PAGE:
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Literacy program aims to give each child under five in McDuffie monthly books
Putting children Ferst

Approximately 200 local children received a brand new book in the mail last week as the Ferst Foundation kicked off in McDuffie County. The Ferst Foundation seeks to provide age appropriate books monthly to every child under the age of five across the state of Georgia, one county at a time.

Coordinated locally by Partners For Success, Putting Children Ferst in McDuffie County has already garnered support from the Thomson Rotary Club, Leadership McDuffie, the Thomson Kiwanis Club and several other local organizations.

"It might not seem like it's that big of a deal, but it is," said Barbara Greene, whose grandson, Jamari, just received his first book. "Because so many families don't get this opportunity. I think it's a good idea."

A Community Action Team - comprised of Gaye Vaughn, Thomson-McDuffie County IT Director Kelly Evans, local Realtor Dot Knox, McDuffie Mirror Publisher Jason Smith and Karen Griffith and Beverly Dunn of Partners for Success - is responsible for finding and registering the children and raising the money to sustain the program at $35 per child per year.

Ferst Founder and Chair Robin Ferst Howser said she began the program in Madison County in 1999 as an expansion of Dolly Parton's Imagination Library program to combat illiteracy.

"I hope to have a whole new generation of readers," Mrs. Howser said during a visit to McDuffie County last week.

According to Ferst Foundation literature, people in the United States who are illiterate represent 75 percent of the unemployed, 33 percent of mothers receiving aid, 85 percent of the juveniles who appear in court and 60 percent of prison inmates. Low literate workers cost Georgia businesses $7 billion a year.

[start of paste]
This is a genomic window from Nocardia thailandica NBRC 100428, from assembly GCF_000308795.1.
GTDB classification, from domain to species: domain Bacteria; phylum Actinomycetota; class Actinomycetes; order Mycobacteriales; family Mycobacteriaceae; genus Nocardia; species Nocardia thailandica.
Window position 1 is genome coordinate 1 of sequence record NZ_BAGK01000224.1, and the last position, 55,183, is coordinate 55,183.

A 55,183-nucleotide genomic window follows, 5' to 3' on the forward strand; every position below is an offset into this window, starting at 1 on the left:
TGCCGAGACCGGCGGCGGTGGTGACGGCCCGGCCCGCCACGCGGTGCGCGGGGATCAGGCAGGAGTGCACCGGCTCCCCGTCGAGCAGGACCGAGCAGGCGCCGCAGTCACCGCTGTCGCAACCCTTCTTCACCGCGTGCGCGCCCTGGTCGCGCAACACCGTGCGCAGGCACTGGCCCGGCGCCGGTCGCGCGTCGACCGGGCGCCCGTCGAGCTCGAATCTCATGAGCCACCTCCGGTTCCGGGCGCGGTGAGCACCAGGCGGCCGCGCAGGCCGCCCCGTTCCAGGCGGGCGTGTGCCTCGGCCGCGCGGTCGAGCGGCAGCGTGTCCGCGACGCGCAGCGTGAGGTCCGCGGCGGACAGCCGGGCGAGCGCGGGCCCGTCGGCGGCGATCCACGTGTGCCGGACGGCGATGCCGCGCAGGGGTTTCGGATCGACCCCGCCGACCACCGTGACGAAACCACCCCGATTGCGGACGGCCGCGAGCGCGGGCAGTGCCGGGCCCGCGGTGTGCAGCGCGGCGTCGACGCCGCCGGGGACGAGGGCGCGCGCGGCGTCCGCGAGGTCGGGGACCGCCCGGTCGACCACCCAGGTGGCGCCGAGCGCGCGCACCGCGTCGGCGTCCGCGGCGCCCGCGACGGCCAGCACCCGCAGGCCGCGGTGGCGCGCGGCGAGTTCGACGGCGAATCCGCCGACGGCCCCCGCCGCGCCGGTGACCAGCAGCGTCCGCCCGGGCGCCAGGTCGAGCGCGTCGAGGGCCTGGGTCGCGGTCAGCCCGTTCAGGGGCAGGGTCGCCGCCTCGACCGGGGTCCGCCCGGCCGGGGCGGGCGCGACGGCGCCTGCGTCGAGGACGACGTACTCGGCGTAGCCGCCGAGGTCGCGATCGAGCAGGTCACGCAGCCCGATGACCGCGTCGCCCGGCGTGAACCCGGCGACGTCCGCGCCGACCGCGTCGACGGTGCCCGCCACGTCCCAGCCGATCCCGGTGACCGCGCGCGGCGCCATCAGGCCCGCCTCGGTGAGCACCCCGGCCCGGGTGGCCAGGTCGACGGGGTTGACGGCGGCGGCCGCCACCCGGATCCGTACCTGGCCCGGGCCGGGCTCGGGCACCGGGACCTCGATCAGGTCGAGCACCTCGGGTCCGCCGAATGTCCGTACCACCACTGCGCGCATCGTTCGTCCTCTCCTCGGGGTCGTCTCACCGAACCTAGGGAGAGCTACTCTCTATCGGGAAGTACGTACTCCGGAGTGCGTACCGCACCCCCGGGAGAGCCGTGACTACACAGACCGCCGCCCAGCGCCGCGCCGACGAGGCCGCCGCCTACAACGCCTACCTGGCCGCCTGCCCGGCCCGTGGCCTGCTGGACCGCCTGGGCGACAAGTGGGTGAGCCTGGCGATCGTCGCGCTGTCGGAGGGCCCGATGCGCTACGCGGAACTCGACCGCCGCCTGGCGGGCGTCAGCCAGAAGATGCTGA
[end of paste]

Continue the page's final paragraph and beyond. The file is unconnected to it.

Mrs. Howser said learning to read is a process much like learning to speak or walk. It begins at birth. Reading regularly with children during their preschool years gives them the biggest boost toward a successful education.

Yet 61 percent of low-income households do not have a single book suitable for a child. Ms. Greene said it is difficult to pack up a baby, go to the library and make them sit still.

"This way, we have our own (books)," she said. "And that'll start him to learning early."

Already active in 49 Georgia counties, the Ferst Foundation's goal is to have free books in the home of every preschool child across the state by 2010.

"There are lots of ways to skin a cat. And this is a new way," said Epp Wilson, who was the first donor in McDuffie County. "It's going to reach some that the other programs have missed."

Children registered in the program receive a book every month through the mail. A committee at the Dollywood Foundation made up of education and child development experts selected the books. The Little Engine That Could is the first book each child receives and Look Out, Kindergarten, Here I Come is the final book received when the child turns five. Parents also receive a monthly newsletter of tips and activities to encourage the joy of reading together - a new experience for many.

"Really for right now, he just likes to feel it," Ms. Greene said. "It's a colorful, hardback book, and he likes to try to feel the train on it. He's not sitting still enough to read the whole book, but we've read a couple of pages and the idea is to just get him interested."

Partners For Success on White Oak Road in Thomson is the local registrar for the program. Mrs. Howser said she is pleased with the great response from the local civic clubs who have spurred McDuffie County "ahead of schedule" in getting the books out.

Mrs. Griffith, the executive director of Partners For Success, said $52,000 per year is needed to supply books to the 1763 children in McDuffie County. To date, Mrs. Griffith said $21,000 has been raised. Anyone interested in sponsoring or registering a child may call Ms. Dunn at PFS at 706-595-7160. For more information on the Ferst Foundation, visit

Web posted on Thursday, September 20, 2007

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